Likely there are many more that occur every day; these particular ones exist as iconic moments that symbolize bigger movements, of countries, of people, even of students. These images are important historical documents of what happened, how, and to whom. Hopefully they will contribute, by sheer virtue of their shock value, to change, progress, and needed solutions; the agony of those attacked has to account for something of value. More

One has to question who our countries actually belong to, for if this is how citizens are treated it certainly does not belong to us. Editor


Friday, June 21, 2013

How Israeli apartheid is coming unstuck

One incident of racism, though small in relation to the decades of massive, institutionalised discrimination exercised by Israel against its Palestinian Arab citizens, has triggered an uncharacteristic bout of Israeli soul-searching.

Source: Y-net

Superland, a large amusement park near Tel Aviv, refused to accept a booking from an Arab school on its preferred date in late May. When a staff member called back impersonating a Jew, Superland approved the booking immediately.

As the story went viral on social media, the park’s managers hurriedly offered an excuse: they provided separate days for Jewish and Arab children to keep them apart and prevent friction.

Government ministers led an outpouring of revulsion. Tzipi Livni, the justice minister, called the incident a “symptom of a sick democracy”. Defence minister Moshe Yaalon was “ashamed”. Prime minister Benjamin Netanyahu demanded that the “racist” policy be halted immediately.

Such sensitivity appears to be a reaction to an explosion of popular racism over the past few months against the one in five Israelis who belong to the country’s Palesinian Arab minority. Some Israeli Jews have started to find the endless parade of bigotry disturbing.

Israeli TV recently revealed, for example, that a group of children with cancer who had been offered a free day at a swimming pool were refused entry once managers discovered that they were Bedouin.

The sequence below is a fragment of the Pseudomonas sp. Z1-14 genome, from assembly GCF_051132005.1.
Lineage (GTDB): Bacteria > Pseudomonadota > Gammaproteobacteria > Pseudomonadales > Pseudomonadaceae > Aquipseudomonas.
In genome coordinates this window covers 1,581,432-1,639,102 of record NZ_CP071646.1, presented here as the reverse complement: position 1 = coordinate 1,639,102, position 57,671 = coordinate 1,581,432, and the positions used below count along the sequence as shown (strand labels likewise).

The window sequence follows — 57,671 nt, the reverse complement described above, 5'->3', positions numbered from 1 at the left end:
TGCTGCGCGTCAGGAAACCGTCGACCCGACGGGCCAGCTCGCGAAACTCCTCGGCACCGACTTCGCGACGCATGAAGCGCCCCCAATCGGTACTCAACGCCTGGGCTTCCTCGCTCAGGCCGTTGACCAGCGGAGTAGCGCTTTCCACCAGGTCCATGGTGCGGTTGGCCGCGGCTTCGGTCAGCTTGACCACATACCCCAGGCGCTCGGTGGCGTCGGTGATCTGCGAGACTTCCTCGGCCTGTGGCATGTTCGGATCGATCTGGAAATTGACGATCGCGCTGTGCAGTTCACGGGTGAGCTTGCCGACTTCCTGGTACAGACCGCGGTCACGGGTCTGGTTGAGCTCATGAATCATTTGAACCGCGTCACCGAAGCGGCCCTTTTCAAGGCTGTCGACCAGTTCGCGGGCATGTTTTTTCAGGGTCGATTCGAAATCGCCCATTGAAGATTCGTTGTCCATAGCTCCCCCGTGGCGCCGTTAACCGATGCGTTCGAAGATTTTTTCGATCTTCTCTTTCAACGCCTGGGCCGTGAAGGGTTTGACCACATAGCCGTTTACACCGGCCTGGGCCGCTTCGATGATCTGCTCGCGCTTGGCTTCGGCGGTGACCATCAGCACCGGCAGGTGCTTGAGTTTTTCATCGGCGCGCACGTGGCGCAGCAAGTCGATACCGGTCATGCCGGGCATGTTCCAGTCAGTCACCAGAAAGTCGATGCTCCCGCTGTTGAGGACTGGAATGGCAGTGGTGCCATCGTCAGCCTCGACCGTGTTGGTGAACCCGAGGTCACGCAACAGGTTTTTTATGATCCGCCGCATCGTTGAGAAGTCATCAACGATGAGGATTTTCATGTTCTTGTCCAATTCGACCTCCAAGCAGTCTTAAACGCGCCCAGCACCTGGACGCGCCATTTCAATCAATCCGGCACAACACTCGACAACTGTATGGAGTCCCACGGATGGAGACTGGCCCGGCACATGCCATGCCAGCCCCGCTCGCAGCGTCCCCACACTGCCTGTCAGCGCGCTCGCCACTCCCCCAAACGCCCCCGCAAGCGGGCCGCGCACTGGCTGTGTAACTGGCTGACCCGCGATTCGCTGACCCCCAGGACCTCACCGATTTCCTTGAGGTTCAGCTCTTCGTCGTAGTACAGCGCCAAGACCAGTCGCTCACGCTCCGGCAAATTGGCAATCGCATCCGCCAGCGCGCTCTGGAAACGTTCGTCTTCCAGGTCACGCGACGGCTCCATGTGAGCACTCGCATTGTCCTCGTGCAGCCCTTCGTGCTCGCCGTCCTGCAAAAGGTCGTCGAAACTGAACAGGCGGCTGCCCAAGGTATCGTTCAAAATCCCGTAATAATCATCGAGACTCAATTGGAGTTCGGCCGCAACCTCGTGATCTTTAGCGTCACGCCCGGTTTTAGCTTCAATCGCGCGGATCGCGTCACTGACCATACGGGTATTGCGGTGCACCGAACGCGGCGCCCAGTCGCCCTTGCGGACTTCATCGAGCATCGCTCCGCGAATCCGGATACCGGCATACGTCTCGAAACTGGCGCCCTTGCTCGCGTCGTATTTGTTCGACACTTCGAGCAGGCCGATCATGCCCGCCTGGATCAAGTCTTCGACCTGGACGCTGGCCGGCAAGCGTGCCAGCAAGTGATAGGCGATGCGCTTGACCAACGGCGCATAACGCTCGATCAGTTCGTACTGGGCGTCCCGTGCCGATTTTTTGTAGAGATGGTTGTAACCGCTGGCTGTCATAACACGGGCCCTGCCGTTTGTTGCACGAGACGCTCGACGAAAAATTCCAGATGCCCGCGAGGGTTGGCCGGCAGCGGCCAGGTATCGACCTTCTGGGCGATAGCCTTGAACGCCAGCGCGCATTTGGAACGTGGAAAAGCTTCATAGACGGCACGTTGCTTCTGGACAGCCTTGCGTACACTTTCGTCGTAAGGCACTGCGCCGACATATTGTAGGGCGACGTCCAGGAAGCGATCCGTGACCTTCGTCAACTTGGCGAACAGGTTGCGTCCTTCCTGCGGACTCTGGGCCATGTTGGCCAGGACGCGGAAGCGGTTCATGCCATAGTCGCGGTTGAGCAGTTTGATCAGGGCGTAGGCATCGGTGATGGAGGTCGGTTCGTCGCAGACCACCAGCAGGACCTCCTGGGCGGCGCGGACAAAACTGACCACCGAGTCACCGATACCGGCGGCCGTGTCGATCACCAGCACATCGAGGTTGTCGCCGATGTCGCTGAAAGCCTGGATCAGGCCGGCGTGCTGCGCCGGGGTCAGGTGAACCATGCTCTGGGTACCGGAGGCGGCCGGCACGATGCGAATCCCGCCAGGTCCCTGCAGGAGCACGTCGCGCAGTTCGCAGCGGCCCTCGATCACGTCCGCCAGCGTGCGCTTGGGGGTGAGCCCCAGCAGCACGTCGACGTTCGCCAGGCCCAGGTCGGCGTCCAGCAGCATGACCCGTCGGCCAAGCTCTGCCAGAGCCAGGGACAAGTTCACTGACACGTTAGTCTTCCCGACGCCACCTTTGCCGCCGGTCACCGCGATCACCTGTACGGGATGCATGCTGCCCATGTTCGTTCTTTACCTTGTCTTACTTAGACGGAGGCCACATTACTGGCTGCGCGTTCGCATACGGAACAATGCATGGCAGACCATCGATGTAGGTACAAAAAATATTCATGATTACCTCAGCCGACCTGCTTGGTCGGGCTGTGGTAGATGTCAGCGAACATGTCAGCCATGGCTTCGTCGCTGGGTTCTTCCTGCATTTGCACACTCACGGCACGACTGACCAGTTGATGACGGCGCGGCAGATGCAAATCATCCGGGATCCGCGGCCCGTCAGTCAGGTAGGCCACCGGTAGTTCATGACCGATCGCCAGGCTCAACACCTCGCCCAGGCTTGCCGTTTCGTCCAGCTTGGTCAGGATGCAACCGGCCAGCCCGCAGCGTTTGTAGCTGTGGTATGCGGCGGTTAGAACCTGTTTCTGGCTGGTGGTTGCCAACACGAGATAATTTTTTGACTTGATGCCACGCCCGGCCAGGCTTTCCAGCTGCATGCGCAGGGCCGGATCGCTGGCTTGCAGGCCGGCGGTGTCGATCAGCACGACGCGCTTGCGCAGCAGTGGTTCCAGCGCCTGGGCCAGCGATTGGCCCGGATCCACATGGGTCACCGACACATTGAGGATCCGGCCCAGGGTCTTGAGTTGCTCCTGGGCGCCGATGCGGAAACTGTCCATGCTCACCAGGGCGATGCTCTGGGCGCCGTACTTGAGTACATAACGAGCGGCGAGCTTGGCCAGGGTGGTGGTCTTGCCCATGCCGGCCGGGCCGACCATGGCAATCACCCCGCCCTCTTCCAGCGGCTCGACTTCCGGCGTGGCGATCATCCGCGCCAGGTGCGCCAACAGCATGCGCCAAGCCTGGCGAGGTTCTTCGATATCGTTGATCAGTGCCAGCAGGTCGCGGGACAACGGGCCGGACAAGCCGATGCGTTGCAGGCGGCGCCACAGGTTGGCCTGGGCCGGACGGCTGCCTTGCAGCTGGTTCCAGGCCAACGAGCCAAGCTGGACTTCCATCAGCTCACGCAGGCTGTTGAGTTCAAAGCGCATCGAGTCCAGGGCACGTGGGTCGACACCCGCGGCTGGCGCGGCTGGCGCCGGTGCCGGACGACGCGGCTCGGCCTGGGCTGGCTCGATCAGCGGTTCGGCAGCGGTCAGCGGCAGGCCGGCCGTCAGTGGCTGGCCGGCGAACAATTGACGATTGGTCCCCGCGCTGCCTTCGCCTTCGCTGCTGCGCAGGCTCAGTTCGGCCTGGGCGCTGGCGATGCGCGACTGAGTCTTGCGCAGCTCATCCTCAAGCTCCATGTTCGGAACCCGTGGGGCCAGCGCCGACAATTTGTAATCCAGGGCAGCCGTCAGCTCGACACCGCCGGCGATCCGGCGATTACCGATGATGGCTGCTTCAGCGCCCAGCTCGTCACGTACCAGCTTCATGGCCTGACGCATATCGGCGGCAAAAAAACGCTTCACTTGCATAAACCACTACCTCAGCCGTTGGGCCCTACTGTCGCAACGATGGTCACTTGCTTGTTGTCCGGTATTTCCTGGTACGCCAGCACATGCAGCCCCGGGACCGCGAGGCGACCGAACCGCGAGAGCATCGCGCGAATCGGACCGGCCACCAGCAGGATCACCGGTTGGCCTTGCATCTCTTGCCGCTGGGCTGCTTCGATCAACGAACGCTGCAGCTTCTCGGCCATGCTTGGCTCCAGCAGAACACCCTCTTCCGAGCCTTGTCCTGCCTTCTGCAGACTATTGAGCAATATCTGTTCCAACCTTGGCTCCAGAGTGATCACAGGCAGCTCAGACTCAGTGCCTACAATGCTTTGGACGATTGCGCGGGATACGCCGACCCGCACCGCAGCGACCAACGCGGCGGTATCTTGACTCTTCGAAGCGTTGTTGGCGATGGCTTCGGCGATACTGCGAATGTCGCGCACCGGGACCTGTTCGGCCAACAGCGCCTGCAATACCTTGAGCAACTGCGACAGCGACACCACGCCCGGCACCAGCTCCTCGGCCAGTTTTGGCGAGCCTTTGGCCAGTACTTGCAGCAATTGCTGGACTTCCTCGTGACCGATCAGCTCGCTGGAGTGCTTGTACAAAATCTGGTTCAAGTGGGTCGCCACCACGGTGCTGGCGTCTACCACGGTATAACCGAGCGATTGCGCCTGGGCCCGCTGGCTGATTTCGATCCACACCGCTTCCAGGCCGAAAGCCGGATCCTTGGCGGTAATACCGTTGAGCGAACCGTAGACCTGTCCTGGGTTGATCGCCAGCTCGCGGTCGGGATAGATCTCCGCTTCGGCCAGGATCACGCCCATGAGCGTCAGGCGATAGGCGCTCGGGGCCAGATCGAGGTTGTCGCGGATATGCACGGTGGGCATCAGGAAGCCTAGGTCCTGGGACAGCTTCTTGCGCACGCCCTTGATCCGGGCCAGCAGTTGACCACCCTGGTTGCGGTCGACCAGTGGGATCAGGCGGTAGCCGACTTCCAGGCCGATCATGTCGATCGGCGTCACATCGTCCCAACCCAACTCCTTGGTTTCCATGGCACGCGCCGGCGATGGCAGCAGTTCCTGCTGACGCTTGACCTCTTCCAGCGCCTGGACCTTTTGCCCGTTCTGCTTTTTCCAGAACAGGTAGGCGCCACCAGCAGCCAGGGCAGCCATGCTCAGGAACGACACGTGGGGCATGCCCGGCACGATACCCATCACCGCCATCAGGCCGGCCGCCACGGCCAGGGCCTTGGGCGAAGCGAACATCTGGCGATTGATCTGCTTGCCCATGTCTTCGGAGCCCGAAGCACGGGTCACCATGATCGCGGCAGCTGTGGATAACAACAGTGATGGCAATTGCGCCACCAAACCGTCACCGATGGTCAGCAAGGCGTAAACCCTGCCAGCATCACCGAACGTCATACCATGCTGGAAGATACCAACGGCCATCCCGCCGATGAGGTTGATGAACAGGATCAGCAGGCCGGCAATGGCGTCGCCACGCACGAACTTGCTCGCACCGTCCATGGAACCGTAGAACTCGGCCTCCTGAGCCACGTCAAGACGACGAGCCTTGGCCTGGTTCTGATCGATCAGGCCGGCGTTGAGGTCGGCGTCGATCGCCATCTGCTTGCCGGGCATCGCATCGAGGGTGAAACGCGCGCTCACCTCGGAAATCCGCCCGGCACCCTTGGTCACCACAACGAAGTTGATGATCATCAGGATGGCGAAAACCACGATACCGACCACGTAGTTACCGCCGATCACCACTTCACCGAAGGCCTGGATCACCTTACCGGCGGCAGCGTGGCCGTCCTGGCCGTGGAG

According to another TV investigation, Israel’s banks have a secret policy of rejecting Arab customers who try to transfer their accounts to a branch in a Jewish community, even though this violates banking regulations.

The settlers, whose violence was once restricted to setting fire to the crops of Palestinians or rampaging through their villages in the West Bank, are now as likely to attack Arab communities inside Israel. Torched mosques, offensive graffiti on churches and cars set ablaze in so-called “price-tag” attacks have become commonplace.

Similarly, reports of vicious attacks on Arab citizens are rapidly becoming a news staple. Recent incidents have included the near-fatal beating of a street cleaner, and a bus driver who held his gun to an Arab passenger’s head, threatening to pull the trigger unless the man showed his ID.

Also going viral were troubling mobile-phone photos of a young Arab woman surrounded by a mob of respectable-looking commuters and shoppers while she waited for a train. As they hit her and pulled off her hijab, station guards looked on impassively.

However welcome official denunciations of these events are, the government’s professed outrage does not wash.

While Netanyahu and his allies on the far right were castigating Superland for its racism, they were busy backing a grossly discriminatory piece of legislation the Haaretz newspaper called “one of the most dangerous” measures ever to come before the parliament.

The bill will give Israelis who have served in the army a whole raft of extra rights in land and housing, employment, salaries, and the provision of public and private services. The catch is that almost all of the country’s 1.5 million Palestinian citizens are excluded from military service. In practice, the benefits will be reserved for Jews only.

Superland’s offence pales to insignificance when compared to that, or to the decades of state-planned and officially sanctoned discrimination against the country’s Palestinian minority.

An editorial in Haaretz this month observed that Israel was really “two separate states, one Arab and one Jewish. … This is the gap between the Jewish state of Israel, which is a developed Western nation, and the Arab state of Israel, which is no more than a Third World country.”

Segregation is enforced in all the main spheres of life: land allocation and housing, citizenship rights, education, and employment.

None of this is accidental. It was intended this way to guarantee Israel’s future as a Jewish state. Legal groups have identified 57 laws that overtly discriminate between Jewish and Palestinian citizens, with a dozen more heading towards the statute books.

Less visible but just as damaging is the covert discrimination Palestinian citizens face every day when dealing with state institutions, whose administrative practices find their rationale in the entrenchment of Jewish privilege.